So it’s Monday morning and it’s six am. You’ve been awake for the last twenty-five minutes, maybe, and it’s still dark out. You walk into the gym, grab a foam roller and say hello to your friends with all the energy you can muster. You look at the white board and there it is staring you in the face, “Snatch!”

You feel what joy you had suddenly deflate and you remind yourself how bad you are at the “S” word. This is where a bad snatch session starts. First things first: we’re all terrible at snatching. Yes, all of us. There are a few of us that are better at this lift than others, but none of us are good at it. There is not a single thing natural about the lift except when you gladly set it back down on the ground. (I mean, on the crash pads of course.)

Here are five easy steps to ease the heartbreak and have a good snatch session.

One: Get over your frustration quickly. Starting anything with a less than favorable attitude makes for a poor experience.

Two: Start stretching your shoulders; its six am and you’ve probably slept on your side all night, or if its six pm you’ve probably been at a desk all day. Don’t wait for us to tell you to stretch. Every member who has led joint prep starts off with pass throughs and for good reason: our shoulders are stiff. Do the mobility WOD; it will help get the day started. Those movements coincide with that days workout.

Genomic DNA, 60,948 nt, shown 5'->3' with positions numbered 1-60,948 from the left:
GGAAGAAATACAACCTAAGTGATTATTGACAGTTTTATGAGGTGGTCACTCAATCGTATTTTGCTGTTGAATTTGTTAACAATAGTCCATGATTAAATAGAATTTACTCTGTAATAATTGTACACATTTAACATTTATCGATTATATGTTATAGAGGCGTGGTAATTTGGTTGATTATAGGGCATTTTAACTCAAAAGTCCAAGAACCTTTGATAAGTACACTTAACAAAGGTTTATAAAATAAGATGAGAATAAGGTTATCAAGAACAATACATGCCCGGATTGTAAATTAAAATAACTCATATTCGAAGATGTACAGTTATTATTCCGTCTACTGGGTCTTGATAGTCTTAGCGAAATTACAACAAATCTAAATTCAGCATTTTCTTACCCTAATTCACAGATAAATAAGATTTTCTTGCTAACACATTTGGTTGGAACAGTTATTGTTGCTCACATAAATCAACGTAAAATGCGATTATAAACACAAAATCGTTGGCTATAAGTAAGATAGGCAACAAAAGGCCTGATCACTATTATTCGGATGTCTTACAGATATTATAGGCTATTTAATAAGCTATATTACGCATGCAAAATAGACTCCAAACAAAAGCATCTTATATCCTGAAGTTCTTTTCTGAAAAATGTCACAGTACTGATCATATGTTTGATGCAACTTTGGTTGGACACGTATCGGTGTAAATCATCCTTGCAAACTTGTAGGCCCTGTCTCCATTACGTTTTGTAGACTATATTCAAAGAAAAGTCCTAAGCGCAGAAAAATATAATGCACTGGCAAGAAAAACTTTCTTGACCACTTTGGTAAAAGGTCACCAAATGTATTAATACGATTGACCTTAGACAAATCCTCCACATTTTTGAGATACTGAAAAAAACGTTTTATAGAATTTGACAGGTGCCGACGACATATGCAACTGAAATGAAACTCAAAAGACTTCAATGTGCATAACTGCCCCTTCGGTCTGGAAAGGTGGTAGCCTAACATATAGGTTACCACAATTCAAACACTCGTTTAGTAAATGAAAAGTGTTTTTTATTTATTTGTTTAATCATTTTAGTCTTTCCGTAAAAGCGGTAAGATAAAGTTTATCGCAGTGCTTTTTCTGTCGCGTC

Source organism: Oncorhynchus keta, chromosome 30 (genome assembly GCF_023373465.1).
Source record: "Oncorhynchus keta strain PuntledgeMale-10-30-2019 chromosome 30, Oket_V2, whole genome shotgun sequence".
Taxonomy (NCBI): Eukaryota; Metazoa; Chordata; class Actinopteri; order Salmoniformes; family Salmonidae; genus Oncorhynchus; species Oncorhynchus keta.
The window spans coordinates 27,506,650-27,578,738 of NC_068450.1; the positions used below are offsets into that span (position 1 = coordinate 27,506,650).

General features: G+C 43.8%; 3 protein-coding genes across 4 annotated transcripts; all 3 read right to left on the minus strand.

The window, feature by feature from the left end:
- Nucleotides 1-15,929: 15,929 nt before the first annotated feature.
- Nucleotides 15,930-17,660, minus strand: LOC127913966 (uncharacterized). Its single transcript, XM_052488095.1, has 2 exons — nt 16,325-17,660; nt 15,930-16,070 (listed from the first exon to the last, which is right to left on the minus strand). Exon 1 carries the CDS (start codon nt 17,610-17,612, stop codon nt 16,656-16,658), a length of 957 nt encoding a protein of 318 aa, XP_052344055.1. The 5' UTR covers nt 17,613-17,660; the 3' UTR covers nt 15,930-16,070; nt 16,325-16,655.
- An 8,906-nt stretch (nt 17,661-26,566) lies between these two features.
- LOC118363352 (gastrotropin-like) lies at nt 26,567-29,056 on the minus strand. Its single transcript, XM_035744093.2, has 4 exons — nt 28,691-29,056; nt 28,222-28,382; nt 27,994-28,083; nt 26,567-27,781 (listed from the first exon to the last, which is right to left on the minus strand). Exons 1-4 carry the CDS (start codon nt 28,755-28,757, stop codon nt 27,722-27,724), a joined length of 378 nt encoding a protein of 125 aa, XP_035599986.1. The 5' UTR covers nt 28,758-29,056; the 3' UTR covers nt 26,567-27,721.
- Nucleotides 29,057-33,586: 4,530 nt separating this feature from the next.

Three: Do the warm up to the best of your ability; don’t just fly through it as fast as you can. Sometimes we cut the warm up short because of time issues but the movements that you do get to do should be done with thoughtfulness and not just discarded because you want to be done with it. You should feel the positions to make sure they feel right.

Four — and this is the BIG ONE: RELAX! Sounds funny but I try to remind all of our athletes and myself that this is not a pass or fail moment. Why so serious? The athlete is here to have fun and get better at something; not to be mad and frustrated. Relaxing will also help your lifting. Loose arms make for a better lift (good!) and arms filled with rage make for stiff arms (bad!) Also try to take away at least one good thing from every lift.

Five: Lift! You won’t get better at something you don’t do. Walking around and avoiding snatches will not make you better at them. Come to the Lift classes; we love when new people come to do Olympic Weightlifting. You’ll get a little more attention and you’re going to do a lot of snatching, which is a win-win right?

Putting this into perspective, Erik did not program snatches for that day to ruin your life so stop pouting. Stretch, stretch and stretch some more and then do joint prep and then stretch in between rounds of the warm-up; you really can’t over stretch for snatch sessions. Do the warm up with enough focus so you learn proper technique not just to get it over with as fast as possible. Relax, breathe and smile. You’re doing something the average person can’t or has never done and will probably never do! And, if you see me lifting–feel free to come lift with me!

The greatest quote I’ve ever read is, “Even Mozart was a beginner at one time.” Keep that mind the for the next snatch session. And hey, have fun and just lift the barbell.

written by Chris Bumm, full-time trainer at Fearless Athletics. Chris is a competitive weightlifter and holds a USAW Level 1 certification.